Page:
I was just at the Rolling Sculpture Car Show downtown. Many of the same cars come every year, but it is still fun to look at the older cars and think about this “car culture” that includes old beaten up hunks and the muscle car hot rods and the very expensive very sleek models.

i like the old cars, I liked seeing four electric cars sitting together – a brand new Tesla, a Citicar from the 70’s and two Detroit Electric cars from around 1920. A Volt would have been a good addition to those four.

I love seeing the old VW’s, probably because my first car was a 1965 VW Bug.

i like functional cars, so the very old trucks and cars with built in campers, the Jeeps and Land Rovers that look like they have been to Africa and back are also fun.

i learned to drive with a 1965 Plymouth Valiant Station Wagon. Once I got the hang of the shift, I could drive the 1969 Red VW Squareback that we got in Germany. Both cars were what my parents had in 1975 when I was practicing for the drivers test. But I got my license the morning of my 16th birthday driving my boyfriends parents green Plymouth sedan – we didn’t think my parents’ cars would pass the car part of the inspection.

A year or so later my dad got a huge Ford truck. In the 70’s cars were still mostly small. No minivans, only a few other pick up trucks. When I drove the truck I was above all of the traffic. And it had this powerful engine with a passing gear that was awesome. I drove that truck a lot.

As I was leaving home the got a Dodge Colt, a little blue thing that was pretty cheaply made. I set them up with a relatively new Datsun that a friend was selling before moving to Australia. That was a really nice car.

On my own, I biked or walked almost everywhere. I sometimes would borrow my parent’s car for a longer trip but it was a hassle to go and get it. I didn’t own my first car until 1981. I cashed in my penny collection (a bit over $200) and sold my waterbed (another $200) and bought a dark blue 1965 VW Bug. It was great fun and worth every penny I paid for it. I called it Grover.

Eventually it began to cost a lot to repair, so I sold it for $200 and bought a 1971 Volvo from a family friend for $1,000 that seemed far safer. It was an automatic, which I didn’t like, but it did well for a couple of years until I sold it for $400 in about 1983. I found another 1965 VW that was in far better condition and had had some things like new seats put in. I drove that until 1987.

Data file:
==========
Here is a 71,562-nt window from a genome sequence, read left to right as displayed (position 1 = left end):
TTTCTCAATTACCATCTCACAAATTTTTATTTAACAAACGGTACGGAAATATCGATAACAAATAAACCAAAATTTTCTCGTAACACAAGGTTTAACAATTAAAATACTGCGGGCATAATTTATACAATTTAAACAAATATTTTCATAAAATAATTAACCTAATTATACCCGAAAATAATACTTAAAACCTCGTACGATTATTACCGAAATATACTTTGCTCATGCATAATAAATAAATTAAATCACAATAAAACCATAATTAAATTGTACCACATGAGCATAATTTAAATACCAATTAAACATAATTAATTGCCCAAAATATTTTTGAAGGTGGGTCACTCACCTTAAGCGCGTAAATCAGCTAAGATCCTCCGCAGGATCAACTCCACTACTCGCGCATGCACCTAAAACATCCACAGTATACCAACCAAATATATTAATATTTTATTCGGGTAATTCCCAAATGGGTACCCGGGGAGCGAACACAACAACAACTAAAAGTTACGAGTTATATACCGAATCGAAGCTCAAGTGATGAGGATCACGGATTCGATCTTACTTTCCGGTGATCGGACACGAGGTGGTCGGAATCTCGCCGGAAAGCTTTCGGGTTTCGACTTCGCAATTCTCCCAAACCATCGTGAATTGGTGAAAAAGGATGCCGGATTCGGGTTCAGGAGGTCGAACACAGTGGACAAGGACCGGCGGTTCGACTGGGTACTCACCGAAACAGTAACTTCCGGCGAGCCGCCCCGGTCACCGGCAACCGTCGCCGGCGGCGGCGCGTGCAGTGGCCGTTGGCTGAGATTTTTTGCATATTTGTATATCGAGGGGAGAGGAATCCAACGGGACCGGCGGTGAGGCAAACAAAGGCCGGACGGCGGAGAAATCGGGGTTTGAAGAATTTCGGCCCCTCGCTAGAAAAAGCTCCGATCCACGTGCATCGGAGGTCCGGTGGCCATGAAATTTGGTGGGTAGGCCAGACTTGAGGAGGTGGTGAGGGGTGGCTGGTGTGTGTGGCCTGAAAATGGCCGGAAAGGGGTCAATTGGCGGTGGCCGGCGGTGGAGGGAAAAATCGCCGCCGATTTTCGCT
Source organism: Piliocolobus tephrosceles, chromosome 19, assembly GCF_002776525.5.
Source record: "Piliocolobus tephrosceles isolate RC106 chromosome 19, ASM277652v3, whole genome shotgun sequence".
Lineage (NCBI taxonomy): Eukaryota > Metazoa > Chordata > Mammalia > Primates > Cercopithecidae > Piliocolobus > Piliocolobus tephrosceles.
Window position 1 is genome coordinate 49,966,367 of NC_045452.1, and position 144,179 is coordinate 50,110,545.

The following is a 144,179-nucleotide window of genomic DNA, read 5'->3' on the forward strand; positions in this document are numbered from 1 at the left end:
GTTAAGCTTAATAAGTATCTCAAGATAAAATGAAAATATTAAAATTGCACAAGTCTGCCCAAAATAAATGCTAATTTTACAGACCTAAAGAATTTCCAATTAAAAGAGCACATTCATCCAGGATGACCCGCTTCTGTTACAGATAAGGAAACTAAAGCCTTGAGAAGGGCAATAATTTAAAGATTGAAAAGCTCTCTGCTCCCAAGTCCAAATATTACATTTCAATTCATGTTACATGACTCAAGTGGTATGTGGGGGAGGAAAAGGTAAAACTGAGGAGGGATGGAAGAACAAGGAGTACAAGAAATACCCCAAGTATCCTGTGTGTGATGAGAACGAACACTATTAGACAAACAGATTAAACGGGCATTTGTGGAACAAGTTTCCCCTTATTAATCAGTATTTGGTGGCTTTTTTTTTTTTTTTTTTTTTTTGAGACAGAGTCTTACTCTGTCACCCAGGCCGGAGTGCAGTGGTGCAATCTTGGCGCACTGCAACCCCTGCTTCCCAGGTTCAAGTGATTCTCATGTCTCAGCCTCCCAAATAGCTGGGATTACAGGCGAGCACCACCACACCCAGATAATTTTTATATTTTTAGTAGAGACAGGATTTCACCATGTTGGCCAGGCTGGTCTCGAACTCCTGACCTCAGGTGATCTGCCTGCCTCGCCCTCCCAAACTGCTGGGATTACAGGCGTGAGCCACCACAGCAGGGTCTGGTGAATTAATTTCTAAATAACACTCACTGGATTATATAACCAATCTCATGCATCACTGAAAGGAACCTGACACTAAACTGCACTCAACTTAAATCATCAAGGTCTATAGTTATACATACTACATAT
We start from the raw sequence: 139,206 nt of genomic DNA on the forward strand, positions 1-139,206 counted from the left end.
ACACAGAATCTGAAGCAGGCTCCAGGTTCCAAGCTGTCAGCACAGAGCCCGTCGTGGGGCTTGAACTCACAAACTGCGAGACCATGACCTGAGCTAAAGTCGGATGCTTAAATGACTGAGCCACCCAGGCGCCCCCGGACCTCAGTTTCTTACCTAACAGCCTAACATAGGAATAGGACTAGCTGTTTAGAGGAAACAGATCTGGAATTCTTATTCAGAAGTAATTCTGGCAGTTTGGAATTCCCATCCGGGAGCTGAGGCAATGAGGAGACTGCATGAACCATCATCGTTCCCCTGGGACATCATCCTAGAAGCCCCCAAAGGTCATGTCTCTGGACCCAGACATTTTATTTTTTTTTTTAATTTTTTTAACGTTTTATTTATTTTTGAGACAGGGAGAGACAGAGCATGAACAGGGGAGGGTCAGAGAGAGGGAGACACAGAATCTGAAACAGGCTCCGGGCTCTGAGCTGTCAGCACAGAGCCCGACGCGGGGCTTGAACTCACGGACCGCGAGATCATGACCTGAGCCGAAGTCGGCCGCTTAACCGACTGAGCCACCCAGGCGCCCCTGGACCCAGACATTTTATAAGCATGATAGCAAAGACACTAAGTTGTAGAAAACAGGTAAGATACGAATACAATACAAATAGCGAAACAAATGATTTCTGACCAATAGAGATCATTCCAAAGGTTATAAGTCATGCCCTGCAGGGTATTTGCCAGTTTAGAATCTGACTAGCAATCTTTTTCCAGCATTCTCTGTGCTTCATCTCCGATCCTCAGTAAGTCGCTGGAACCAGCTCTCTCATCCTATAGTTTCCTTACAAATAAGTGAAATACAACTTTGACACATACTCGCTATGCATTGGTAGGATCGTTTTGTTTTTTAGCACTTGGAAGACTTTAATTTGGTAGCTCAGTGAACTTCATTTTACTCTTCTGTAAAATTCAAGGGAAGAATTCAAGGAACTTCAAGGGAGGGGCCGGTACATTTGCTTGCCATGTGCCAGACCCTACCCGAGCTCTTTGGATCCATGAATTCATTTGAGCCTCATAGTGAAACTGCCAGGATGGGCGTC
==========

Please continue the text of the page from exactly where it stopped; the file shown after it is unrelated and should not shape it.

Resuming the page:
At that point I wanted something for hauling stuff and building, and I got a brand new Mazda B200 pick up truck. It was silver, and new, and seemed pretty amazing. I loved having a new vehicle and I loved having a truck. In 1995 I inherited some money and also a sudden fear of that truck. It didn’t ave any safety features, including no head rests. I got another new truck, a 1995 Ford Ranger with an extended cab. It was purple, is was roomy, and that thing hauled all sorts of stuff for myself and for friends and for family.

I became very interested in cars that were different. I wanted an electric car but the pricing made that impossible. I saw a smart car and fell in love. Since I don’t drive much it seemed perfect as a little city car, but with four airbags it would also be the safest car I’d ever owned, and the gas mileage was great. I had to wait a year before one was available, but in November of 2008 I brought one home.

I tried to keep my truck for the next year or so, but it was getting old and expensive and there was no place to put it. I had to keep leaving it with other people. So I finally gave up and was happy that a friend wanted it for his son. I got to borrow it back a few times over the years, and that was fun.

That’s it. Just 6 cars in all those years.
I’ve had as many bicycles. I started with a tiny green thing with training wheels when I was about 5, and soon got a gold “real” bike. I’m thinking it was a 3 speed Robin Hood, but I’m not sure if that is right.

So that lasted from about age 6 or 7 until I was in Junior High. I didn’t ride much the next few years, but when I moved away from home in 1977 I got a really nice Motobecan that lasted until 1995. I gave it away to a guy who had just moved here from Honduras. I got a purple Bianchi then, and loved it until just last fall when everything seemed to fail at the same time.

I was lucky to be gifted with a great Canondale that is so far better than any bike I had before, it is a real pleasure to ride. So I’ve been pretty easy on the bikes as well. Most have lasted a very long time.

I hope I am now set for the foreseeable future. Bike and car paid for, reliable, and in good shape.

I won’t be going back to Sears

Wednesday, June 18th, 2014

I just wanted a new mattress. I had discovered that two long twins equal a king. It was touch and go getting the used king mattress upstairs to my bedroom a few years ago, it tested the new relationship I was in but with his ingenuity and some pure combined muscle strength we did it. But the bed was bad to begin with and it only got worse over time.